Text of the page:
The best way to select and tweak the sound is via the Virtual Technician inside Kawai’s PianoRemote app available on both iOS & Android devices. With this app you can adjust 17 parameters encompassing the Touch Curve, Voicing, Damper Resonance, Damper Noise, String Resonance, Key-off Effect, Fall-back Noise, Hammer Delay, Topboard Simulation, Decay Time, Release Time, Minimum Touch, Stretch Tuning, Temperament, Temperament Key, Half-Pedal Adjustment and Soft Pedal Depth. While the app works as intended, it is the least user-friendly, the UI is ugly and the user experience is high friction compared to the competition. This app also gives me the impression that it is an afterthought as not all piano functionality is accessible from the app and there is no guarantee this app will work with future smartphones or iPads. Check out another digital piano I recommend which sounds almost as good, has a large color LCD screen, and has the ability to save unlimited user registrations.

Sound System

There are 3 ways you can experience the beautifully detailed samples on this digital piano. The onboard speakers are powered by a pair of 10 watts amplifiers for a total output of 20 watts. Speaker cutouts at the top and bottom of the keyboard ensure the sound from a pair of 12 cm speakers surround the player.

While loud, these onboard speakers are meant for use during practice or in intimate venues. When I pushed the volume to the max, there wasn’t any discernible distortion. However, the dynamic range of the speakers suffer noticeably when the volume is set too high. I love the pair of headphone jacks so both teacher and student can have lessons without disturbing those around. You get 2 sizes - a ¼” and 3.5mm for the headphone jacks ensuring whichever pair of headphones you have lying around at home will work. Check out a fabulous pair of affordable studio headphones I’ve been using for the last 6 years.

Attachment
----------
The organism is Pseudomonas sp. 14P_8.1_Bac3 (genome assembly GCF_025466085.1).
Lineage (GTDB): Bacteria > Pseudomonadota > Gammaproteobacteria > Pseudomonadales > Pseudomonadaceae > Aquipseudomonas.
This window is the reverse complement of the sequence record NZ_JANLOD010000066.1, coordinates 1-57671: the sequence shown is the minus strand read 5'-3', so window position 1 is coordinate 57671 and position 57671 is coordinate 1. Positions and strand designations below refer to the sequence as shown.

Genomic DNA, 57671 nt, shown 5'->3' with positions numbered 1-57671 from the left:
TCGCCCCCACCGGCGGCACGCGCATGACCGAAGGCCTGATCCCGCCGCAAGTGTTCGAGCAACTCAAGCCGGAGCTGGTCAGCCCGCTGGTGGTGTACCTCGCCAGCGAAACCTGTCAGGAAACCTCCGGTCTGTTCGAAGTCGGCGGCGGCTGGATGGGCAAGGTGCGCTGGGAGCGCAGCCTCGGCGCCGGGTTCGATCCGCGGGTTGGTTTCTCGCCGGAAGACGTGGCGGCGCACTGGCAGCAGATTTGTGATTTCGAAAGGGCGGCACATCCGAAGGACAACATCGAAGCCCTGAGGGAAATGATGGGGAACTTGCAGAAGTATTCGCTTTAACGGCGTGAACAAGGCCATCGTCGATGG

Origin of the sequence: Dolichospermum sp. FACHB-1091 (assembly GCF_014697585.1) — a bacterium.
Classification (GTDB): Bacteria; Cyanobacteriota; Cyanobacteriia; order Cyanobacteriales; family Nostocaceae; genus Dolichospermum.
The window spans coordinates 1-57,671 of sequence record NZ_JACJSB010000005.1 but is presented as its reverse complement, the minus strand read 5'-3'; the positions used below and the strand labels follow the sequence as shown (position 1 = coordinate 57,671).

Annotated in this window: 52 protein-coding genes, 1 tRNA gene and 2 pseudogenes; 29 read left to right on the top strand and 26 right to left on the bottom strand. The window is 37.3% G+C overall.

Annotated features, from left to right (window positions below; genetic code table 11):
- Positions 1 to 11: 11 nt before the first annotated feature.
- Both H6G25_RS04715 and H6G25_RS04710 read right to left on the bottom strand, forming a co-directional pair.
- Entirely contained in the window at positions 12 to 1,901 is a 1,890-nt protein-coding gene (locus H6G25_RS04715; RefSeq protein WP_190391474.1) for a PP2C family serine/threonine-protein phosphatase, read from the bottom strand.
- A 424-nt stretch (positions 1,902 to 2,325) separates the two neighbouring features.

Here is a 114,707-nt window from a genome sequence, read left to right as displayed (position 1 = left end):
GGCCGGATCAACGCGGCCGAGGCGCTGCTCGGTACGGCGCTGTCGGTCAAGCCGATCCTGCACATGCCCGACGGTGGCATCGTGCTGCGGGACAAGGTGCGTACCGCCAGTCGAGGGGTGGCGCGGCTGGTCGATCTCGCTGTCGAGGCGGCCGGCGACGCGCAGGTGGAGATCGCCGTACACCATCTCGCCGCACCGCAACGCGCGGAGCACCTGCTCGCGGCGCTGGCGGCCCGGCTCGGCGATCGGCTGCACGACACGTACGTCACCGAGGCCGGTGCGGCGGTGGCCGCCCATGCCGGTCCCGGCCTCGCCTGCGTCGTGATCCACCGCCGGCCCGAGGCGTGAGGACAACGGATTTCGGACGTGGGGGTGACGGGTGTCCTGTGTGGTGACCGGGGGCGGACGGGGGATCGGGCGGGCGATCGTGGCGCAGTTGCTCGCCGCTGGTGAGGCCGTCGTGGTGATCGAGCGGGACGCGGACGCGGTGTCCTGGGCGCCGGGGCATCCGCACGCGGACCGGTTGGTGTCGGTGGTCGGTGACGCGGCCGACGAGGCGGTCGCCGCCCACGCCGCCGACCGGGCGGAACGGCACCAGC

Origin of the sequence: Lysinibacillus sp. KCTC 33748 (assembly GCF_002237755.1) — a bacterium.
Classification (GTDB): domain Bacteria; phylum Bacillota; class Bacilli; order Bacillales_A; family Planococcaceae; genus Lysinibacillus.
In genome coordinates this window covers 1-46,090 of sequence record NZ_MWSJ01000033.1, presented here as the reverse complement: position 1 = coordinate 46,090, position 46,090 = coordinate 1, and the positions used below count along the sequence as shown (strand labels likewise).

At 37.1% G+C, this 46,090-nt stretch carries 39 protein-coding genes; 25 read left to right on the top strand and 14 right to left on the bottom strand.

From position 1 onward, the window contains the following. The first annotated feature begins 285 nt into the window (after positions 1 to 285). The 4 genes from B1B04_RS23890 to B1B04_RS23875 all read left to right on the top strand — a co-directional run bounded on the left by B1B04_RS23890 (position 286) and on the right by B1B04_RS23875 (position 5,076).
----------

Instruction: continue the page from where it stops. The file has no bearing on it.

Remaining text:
For performing to a larger audience in bigger venues, you can connect the ES-120 to a PA system with a pair of ¼” stereo outputs which I personally prefer over flimsy tiny single 3.5mm output jacks found on other keyboards. Here is the keyboard speaker system I use and recommend as well as my list of keyboards with powerful onboard speakers.

Notable Features

Aside from the key action and sound quality, the Kawai ES-120 has a number of features which makes it both a great home piano as well as for performing musicians. While the digital piano comes with a basic sustain pedal out of the box, the optional Kawai F-10H pedal unlocks half-pedal functionality critical for advanced pianists.

For home use, you can get the ES-120 with a wooden furniture stand and a fixed triple unit supporting soft, sostenuto and sustain. Transpose and tuning are available for performing keyboardists to match the key of singers and other musicians. An onboard metronome and a rhythm section containing 100 rhythms will definitely help piano students keep time and get in the groove while a 3 song, single track recorder is handy for capturing your own playing for self-critique. I am not a fan of the included music rest. It works but Kawai could have put in more effort to design a more contemporary-looking contraption for my thick music books.